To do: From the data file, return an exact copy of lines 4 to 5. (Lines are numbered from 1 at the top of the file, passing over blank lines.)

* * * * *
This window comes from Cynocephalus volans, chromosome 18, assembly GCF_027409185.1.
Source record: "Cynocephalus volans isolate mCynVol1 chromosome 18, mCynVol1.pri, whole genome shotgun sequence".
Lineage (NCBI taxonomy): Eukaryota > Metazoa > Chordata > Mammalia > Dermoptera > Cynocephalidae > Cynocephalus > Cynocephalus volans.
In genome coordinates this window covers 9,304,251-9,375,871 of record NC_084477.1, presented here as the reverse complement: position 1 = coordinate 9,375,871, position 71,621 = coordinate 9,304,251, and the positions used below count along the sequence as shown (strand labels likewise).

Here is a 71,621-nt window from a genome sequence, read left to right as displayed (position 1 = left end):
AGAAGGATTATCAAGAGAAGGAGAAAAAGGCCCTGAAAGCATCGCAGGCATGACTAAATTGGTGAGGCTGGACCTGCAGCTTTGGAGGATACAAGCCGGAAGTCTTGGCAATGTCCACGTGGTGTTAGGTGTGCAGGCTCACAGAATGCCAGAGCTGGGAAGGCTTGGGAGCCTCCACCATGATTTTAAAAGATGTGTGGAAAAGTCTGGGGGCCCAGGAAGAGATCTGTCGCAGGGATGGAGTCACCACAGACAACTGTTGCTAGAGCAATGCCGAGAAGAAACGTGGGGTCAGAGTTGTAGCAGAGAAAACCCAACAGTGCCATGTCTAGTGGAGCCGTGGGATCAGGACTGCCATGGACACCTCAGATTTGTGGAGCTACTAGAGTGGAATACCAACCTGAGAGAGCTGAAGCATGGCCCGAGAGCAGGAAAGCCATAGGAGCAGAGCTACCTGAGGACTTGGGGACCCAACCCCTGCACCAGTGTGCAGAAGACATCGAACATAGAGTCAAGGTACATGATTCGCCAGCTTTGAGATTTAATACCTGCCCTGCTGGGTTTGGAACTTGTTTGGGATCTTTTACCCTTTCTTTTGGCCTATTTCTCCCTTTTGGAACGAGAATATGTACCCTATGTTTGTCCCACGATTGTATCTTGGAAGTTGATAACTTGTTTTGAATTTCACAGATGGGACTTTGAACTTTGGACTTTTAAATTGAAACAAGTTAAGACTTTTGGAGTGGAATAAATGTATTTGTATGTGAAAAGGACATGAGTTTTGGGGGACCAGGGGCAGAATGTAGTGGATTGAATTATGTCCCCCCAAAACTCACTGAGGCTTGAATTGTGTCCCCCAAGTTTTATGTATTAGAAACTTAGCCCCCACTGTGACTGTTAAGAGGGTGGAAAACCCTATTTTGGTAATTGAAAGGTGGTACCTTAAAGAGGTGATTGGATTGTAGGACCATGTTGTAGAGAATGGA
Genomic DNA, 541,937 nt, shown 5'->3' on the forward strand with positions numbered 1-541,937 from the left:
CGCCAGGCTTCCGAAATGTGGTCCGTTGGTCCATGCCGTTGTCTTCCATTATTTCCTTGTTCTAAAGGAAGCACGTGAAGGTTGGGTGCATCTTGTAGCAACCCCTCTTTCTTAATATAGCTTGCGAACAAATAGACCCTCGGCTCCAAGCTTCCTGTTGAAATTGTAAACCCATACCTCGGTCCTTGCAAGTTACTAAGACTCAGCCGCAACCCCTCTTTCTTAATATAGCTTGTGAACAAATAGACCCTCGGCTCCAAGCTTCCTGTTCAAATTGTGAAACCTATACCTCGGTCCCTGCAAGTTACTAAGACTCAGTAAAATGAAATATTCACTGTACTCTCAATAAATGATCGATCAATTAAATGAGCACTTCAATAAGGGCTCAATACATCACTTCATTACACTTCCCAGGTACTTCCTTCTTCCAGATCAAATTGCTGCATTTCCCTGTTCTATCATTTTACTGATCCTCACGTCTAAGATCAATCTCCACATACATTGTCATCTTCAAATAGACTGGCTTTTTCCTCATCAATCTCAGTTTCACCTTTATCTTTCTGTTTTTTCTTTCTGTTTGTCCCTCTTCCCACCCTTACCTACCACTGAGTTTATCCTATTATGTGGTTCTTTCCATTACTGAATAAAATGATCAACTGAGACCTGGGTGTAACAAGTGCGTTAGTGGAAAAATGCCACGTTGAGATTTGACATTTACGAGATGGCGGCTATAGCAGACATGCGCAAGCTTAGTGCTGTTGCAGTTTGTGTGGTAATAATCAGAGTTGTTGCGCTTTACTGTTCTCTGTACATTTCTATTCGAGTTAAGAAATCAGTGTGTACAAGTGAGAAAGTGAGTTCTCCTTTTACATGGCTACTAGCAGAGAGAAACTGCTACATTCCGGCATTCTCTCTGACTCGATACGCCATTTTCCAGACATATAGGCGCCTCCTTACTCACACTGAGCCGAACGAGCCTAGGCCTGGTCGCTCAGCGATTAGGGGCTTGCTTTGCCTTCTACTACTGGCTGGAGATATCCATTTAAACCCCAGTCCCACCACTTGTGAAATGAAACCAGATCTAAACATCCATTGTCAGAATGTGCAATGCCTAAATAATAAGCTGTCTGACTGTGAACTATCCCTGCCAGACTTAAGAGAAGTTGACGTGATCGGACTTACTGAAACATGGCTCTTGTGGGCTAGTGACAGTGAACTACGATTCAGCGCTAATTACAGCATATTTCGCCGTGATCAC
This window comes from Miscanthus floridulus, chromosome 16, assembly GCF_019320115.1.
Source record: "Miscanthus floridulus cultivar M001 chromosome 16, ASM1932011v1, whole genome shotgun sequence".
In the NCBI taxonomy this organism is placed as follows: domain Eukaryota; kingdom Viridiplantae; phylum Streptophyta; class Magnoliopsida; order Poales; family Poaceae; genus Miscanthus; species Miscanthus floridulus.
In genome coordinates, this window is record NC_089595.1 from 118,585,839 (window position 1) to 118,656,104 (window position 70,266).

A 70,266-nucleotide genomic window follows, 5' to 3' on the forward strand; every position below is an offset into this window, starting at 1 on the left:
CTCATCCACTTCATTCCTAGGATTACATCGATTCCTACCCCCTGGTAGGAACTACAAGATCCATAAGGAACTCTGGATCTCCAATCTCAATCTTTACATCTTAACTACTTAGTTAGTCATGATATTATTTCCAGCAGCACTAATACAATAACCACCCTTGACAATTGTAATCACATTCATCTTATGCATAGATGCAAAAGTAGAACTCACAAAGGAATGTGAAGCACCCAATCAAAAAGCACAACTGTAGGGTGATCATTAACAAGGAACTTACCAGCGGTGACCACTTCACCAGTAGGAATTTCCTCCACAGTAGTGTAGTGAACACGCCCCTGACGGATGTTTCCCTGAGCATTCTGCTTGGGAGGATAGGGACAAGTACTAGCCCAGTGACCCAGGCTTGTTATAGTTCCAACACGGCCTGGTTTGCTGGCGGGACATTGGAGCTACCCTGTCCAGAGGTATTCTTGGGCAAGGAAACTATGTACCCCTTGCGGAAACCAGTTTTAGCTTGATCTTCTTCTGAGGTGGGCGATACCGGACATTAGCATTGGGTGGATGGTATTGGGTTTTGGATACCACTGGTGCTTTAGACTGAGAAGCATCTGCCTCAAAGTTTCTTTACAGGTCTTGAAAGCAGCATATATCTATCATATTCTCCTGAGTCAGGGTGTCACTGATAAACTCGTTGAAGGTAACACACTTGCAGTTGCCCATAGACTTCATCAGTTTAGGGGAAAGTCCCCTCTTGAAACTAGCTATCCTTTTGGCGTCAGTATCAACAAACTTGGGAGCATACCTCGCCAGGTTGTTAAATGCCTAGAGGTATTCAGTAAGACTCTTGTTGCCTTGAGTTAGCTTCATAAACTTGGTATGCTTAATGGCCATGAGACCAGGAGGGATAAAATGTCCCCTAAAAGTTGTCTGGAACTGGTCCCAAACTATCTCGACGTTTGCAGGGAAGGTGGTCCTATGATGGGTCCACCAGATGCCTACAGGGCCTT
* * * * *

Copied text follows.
In genome coordinates this window covers 9,304,251-9,375,871 of record NC_084477.1, presented here as the reverse complement: position 1 = coordinate 9,375,871, position 71,621 = coordinate 9,304,251, and the positions used below count along the sequence as shown (strand labels likewise).

Here is a 71,621-nt window from a genome sequence, read left to right as displayed (position 1 = left end):